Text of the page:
For more than a year, researchers across the University of North Carolina at Chapel Hill’s (UNC) Kenan-Flagler Business School (KFBS) and School of Medicine (SOM) worked with Sharecare, Inc. (Sharecare) to establish a framework for measuring the true value of corporate well-being interventions and develop a measurement tool to quantify their impact over time. The goal of the research was to assess the value of implementing corporate well-being interventions to improve employee health and lower direct medical costs to employers.
Economic theory holds that competition drives innovation, improves the quality of goods and services, and lowers prices for consumers. Health care delivery is no exception.
The coronavirus disease 2019 pandemic has brought into focus the limits on flexibility and innovation associated with market consolidation in care delivery. While anecdotes about the ossification in care delivery predominate, broader economic indicators point to the negative outcomes of consolidation.
There are bipartisan Medicare payment proposals that would reduce Medicare payments included in previous Obama and Trump budgets that could go a long way to filling the budget shortfall. While previous policy proposals either proposed new revenue sources or payment reductions, recent policies are pragmatic in nature and attempt to modify either beneficiary or provider behavior.
Background: Influenza imposes heavy societal costs through healthcare expenditures, missed days of work, and numerous hospitalizations each year. Considering these costs, the healthcare and behavioral science literature offers suggestions on increasing demand for flu vaccinations. And yet, the adult flu vaccination rate fluctuated between 37% and 46% between 2010 and 2019.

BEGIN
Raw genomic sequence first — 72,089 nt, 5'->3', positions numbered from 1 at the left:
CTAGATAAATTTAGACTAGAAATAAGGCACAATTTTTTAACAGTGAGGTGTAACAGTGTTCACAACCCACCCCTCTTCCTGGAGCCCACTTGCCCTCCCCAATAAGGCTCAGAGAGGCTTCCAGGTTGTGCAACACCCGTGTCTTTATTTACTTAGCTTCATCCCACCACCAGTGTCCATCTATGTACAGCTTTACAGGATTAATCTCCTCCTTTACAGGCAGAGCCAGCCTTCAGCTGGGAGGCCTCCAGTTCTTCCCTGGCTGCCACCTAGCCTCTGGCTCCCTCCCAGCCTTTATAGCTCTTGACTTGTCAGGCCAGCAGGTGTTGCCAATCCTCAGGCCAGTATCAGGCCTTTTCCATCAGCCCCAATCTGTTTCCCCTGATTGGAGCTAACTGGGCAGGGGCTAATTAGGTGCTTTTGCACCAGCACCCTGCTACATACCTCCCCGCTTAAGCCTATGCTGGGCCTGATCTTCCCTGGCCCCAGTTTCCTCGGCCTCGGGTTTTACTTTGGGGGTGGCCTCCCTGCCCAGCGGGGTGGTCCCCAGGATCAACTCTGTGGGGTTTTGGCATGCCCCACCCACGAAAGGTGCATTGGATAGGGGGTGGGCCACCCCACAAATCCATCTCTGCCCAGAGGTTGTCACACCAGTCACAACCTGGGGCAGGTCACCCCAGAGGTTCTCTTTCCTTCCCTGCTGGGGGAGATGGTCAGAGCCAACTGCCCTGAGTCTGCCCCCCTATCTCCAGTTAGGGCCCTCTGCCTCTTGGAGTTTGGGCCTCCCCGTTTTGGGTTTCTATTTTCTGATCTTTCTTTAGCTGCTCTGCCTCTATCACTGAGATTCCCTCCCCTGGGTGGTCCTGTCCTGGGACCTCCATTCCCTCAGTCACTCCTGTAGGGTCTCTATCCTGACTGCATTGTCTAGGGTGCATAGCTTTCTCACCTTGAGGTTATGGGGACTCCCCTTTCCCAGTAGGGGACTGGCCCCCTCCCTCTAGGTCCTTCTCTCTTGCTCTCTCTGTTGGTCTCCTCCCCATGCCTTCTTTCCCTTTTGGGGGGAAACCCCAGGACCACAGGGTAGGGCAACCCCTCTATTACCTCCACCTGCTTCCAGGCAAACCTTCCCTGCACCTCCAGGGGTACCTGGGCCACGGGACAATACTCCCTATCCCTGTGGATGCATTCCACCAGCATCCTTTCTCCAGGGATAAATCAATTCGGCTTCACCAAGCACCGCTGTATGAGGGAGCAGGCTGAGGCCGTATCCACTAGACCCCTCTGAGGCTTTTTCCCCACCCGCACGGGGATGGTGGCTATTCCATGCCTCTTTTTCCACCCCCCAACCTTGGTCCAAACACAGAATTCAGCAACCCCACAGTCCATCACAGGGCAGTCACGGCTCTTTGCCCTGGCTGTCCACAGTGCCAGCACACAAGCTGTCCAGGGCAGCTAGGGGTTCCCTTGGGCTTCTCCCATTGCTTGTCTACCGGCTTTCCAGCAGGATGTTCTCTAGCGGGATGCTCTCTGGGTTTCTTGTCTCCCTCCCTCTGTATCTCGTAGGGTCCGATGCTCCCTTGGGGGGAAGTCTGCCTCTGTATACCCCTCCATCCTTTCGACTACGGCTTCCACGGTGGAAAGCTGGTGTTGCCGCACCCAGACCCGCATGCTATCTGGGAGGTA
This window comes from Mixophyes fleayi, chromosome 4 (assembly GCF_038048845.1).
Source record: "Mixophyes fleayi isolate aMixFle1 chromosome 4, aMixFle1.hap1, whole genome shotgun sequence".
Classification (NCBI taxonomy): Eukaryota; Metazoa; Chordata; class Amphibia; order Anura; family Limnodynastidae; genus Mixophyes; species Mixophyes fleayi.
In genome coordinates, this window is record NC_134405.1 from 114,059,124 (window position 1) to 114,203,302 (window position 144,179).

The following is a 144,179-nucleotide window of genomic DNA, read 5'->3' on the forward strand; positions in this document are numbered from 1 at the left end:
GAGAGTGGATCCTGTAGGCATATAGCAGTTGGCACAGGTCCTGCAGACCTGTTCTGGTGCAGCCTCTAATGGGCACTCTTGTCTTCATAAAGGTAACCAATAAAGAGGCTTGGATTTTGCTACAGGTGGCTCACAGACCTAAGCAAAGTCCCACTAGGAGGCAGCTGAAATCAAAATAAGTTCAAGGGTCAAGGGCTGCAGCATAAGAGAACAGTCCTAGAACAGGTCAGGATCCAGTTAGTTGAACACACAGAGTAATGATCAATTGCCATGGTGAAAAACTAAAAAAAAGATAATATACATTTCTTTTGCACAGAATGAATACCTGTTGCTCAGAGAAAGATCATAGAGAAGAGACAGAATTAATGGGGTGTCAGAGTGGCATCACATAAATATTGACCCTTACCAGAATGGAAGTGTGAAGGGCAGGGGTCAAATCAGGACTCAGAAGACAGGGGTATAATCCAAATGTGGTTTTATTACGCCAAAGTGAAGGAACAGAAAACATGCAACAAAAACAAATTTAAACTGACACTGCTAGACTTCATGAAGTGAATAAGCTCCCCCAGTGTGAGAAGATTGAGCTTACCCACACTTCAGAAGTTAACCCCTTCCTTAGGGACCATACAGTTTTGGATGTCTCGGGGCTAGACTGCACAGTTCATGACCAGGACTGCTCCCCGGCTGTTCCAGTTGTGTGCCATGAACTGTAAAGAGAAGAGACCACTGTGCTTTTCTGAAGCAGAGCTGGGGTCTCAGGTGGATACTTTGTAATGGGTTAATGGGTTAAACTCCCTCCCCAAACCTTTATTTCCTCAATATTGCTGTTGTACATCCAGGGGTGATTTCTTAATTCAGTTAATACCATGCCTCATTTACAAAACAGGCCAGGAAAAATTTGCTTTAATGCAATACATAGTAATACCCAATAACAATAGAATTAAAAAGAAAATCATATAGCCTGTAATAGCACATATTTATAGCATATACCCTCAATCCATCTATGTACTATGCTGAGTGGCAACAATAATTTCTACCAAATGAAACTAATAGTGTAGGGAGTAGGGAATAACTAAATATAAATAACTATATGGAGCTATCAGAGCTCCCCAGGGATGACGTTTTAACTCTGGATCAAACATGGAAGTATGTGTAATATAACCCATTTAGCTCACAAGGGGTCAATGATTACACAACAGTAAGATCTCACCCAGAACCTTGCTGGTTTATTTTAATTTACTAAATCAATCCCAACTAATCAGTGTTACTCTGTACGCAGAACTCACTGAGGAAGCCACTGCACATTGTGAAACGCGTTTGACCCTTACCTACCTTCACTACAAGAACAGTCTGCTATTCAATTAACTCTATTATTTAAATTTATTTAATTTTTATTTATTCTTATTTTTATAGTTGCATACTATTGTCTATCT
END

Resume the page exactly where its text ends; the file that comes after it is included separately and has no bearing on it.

Aim: Although a demand-side approach represents one viable strategy, an operations management approach would also highlight the need to consider a supply-side approach. In this paper, we investigate how to improve clinic vaccination rates by altering provider behavior.
With the upcoming November election and calls by President Trump for 1 or more vaccines for coronavirus disease 2019 (COVID-19) to be ready before the end of the year, if not by the election, many have started to wonder whether the US Food and Drug Administration (FDA) can withstand this type of political pressure.
Still in its infancy, the Hospital Compare overall hospital quality star rating program introduced by the Centers for Medicare & Medicaid Services (CMS) has generated intense industry debate.
September 13 will mark six months since U.S. President Donald Trump declared a national state of emergency in response to the COVID-19 a national pandemic. And here in North Carolina, Governor Roy Cooper announced last week that the state will transition to “Phase 2.5,” with further easing of restrictions on certain places and types of activities including mass gatherings, playgrounds and gyms, but with other restrictions – such as those on bars and entertainment venues – remaining in place. It seems like a good time to take stock of where we’ve been, where we are now and what lies ahead.
This is the first part of a two-part post discussing the current state of health reform and where we should go from here. Part I examines the effects of the ACA and progressive reform initiatives. Part II will outline a market-driven path forward.
In this week’s commentary, we’ll discuss the robustness of the improved health statistics, what the president’s executive orders mean for the economy and the first estimates from our undetected cases model. We do this with an eye toward what could be impending deterioration on both the pandemic and economic front.